Admit it. You’ve enjoyed an extraordinary, five-star dinner and thought, That was the best meal ever! The chef must be a genius, a food god! How will my palette ever be that satiated again?
Then, hours later, you find yourself reaching into your freezer, eating a frozen Oreo, and the exact same feeling comes over the exact same palette.
You may also have had the opportunity to savor a 25-year-old single malt while pondering how that rare nectar was made and how lucky you are to sip it. You’ve stretched out the experience and even quietly thanked the micro-distiller in Scotland responsible for it.
Yet inevitably your next epiphany will be that the men who made the Guinness or Miller Genuine Draft that you just banged back after playing some pick-up basketball deserve the same props because you are now equally quenched.
Fancy and expensive vs. simple and cheap…hmmm…I like it.
Comfort food and good, old, standby cold beer may be equally as satisfying as that five-star meal and rare Scotch whisky on any given occasion, a simple point that we all realize and appreciate. There is a time and place where both do their job. Classic cars behave in the same way.
Rarity and expense have no bearing on enjoyment and thrill in the classic car world. I’d like to take this opportunity to point out that an inexpensive cheap-ish ride may provide you with the same thrill that a million-dollar ride would. And not all cars fall into the desirable seller’s market category – some great deals these days don’t sell overnight, so you can take your time finding a very good one.
If you’re contemplating dipping your toe into the old, fun car ownership game – or for that matter, the newer, fun car ownership game – and you’re palette is flexible, yet still discerning, this is a great time to buy a car.
I myself have recently purchased a 1952 Hudson Hornet Sedan for the price of a base model 2011 Scion. Cruising in that lead sled on the highway at a whopping 65 miles per hour is every bit a car thrill as I’ve even had honking around in a 1960’s twelve cylinder Ferrari. Style, smoothness, and simplicity of repair have m
ade this car very appealing to me. Now, a 1951 Hudson Hornet Coupe with Pan American race history would be ten times the price, but for me, the use and thrill are every bit there in the sedan.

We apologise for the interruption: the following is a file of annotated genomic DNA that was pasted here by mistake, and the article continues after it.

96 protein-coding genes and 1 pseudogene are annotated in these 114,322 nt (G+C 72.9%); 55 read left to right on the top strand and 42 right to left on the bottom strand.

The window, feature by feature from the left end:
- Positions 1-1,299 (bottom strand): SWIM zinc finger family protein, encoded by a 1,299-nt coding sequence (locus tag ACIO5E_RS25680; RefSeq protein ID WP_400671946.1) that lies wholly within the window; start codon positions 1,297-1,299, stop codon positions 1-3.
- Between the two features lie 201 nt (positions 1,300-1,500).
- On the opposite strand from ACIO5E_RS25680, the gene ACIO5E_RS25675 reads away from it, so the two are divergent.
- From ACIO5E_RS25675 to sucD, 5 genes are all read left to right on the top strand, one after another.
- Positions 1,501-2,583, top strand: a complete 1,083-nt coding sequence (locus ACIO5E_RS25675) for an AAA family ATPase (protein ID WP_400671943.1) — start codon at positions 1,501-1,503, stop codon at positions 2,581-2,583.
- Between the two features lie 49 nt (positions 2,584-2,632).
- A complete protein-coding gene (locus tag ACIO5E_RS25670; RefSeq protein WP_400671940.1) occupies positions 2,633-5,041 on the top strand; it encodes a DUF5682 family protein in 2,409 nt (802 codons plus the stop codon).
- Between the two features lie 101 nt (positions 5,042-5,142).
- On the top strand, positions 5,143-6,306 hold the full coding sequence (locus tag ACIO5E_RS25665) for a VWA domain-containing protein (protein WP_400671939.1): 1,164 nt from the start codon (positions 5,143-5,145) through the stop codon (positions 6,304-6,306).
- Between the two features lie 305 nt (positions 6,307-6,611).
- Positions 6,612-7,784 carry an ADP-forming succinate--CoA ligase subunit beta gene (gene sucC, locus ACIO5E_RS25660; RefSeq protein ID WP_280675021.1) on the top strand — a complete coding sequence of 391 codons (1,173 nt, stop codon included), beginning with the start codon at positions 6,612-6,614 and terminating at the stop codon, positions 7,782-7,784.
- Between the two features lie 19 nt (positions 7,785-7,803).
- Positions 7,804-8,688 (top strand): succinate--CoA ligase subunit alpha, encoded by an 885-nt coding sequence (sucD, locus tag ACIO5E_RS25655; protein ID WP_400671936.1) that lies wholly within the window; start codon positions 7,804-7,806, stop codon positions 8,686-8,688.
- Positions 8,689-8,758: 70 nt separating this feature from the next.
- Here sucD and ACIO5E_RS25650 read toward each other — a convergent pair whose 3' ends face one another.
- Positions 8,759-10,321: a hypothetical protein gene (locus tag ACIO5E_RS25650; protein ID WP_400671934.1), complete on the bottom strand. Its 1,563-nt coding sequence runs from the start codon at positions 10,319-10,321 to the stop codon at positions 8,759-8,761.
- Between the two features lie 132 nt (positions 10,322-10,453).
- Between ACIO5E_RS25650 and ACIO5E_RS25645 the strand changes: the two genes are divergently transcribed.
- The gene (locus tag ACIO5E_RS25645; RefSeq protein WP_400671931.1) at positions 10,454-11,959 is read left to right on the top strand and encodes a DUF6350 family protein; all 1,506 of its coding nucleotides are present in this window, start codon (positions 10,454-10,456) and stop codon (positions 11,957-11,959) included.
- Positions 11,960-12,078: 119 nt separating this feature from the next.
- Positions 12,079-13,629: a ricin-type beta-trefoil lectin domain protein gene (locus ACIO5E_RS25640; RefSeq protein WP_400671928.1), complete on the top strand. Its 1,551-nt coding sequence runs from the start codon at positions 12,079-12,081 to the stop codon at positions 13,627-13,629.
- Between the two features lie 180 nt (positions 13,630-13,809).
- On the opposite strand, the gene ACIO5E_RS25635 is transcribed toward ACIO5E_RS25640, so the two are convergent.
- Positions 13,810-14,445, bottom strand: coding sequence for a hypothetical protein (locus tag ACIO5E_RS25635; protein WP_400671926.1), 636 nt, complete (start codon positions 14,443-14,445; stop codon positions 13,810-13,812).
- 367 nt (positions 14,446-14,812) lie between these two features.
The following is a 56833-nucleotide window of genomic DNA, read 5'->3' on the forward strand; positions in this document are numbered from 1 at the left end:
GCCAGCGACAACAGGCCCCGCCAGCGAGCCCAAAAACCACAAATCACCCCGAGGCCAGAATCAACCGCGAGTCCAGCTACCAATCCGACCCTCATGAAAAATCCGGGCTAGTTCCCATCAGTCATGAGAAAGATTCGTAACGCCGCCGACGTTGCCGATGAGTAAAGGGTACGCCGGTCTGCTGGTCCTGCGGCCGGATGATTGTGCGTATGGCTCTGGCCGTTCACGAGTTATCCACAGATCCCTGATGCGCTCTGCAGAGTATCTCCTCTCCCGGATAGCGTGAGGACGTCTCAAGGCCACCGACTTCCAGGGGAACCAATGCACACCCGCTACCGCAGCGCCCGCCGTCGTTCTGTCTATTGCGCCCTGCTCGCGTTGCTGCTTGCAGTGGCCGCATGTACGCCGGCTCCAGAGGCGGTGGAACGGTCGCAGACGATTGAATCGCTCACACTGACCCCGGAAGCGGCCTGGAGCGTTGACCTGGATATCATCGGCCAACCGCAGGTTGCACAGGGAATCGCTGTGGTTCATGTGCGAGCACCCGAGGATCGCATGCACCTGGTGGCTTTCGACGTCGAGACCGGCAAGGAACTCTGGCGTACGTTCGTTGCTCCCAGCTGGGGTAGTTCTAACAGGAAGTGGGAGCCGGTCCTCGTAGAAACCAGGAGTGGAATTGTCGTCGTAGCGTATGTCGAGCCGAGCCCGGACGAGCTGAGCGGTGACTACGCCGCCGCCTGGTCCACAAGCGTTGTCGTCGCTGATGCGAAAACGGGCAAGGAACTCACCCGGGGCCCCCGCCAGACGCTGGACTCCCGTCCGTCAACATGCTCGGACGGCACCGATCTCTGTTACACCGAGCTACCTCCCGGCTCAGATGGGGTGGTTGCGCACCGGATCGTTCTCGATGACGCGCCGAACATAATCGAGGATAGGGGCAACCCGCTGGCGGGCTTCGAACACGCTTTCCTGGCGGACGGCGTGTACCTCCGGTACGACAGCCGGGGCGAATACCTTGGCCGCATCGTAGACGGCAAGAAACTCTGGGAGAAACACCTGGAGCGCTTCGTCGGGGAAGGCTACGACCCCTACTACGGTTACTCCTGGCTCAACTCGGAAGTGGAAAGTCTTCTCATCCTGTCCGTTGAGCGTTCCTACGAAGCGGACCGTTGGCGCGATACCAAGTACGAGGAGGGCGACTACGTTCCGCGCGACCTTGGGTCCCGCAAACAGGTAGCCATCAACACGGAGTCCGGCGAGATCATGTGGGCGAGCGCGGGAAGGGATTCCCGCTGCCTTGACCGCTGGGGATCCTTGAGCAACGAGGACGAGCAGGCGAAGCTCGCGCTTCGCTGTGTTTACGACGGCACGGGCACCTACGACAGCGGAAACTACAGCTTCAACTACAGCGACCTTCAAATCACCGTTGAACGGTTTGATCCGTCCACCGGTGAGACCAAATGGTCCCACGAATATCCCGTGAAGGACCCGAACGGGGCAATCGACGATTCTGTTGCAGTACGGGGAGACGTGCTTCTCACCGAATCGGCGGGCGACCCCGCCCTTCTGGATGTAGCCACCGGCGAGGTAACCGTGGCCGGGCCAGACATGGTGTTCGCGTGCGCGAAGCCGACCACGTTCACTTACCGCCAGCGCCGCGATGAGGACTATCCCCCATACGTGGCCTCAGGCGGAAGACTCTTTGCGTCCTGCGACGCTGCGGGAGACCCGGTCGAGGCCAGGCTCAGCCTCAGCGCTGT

If you do your homework and take the time to realize that some cars cost just 25 percent of the price of a similar model but do 90 percent of the job, and your wallet or ego will let you own the less-desirable car, I think you’ll make out better in the long run.
Here are five examples of this logic:
• 1960 Porsche 356B Coupe vs. 1964 356SC Coupe
• 1961 Austin Healey 3000 MKI BT7 vs. 1967 Austin Healey MKIII BJ8
• 1959 Alfa Romeo Veloce Spyder vs. Alfa Romeo 1969 1600 Spyder
• 1974 Ferrari 308GT4 vs. 1989 Ferrari 328GTS
• 1971 Jaguar XKE 2+2 Coupe vs.1961 Jaguar XKE Roadster
The “off-year” cars that are deemed less desirable by most collectors can be a great way to try something out without diving head first into the deep end of this commitment. A sum of $15,000 to $50,000 is still a large amount of money to a great many people. I’m in no way belittling this as a small investment, rather I’m emphasizing the fact that if you have never been part of this great hobby, a smaller investment will give you a thrill equal to that of an enormous investment.
Find a marque that is not so popular with the masses (think Hudson, Fiat, MG, Triumph) and you’ll do well. Or stick to the years where some brands simply made a great volume of cars and that will keep the costs down, too. Corvettes made between 1974 and 1989 are cheap when compared to cars made from 1953 to 1973!
Always drive and experience more than one example of anything that you are considering. Then locate and hopefully hop into one of the more famous siblings and decide for yourself. I think you might be pleasantly surprised at how much money you don’t have to spend to have a good time.
Remember, keep it simple and fun. A cold beer and great hamburger is a top-notch experience on a summer day.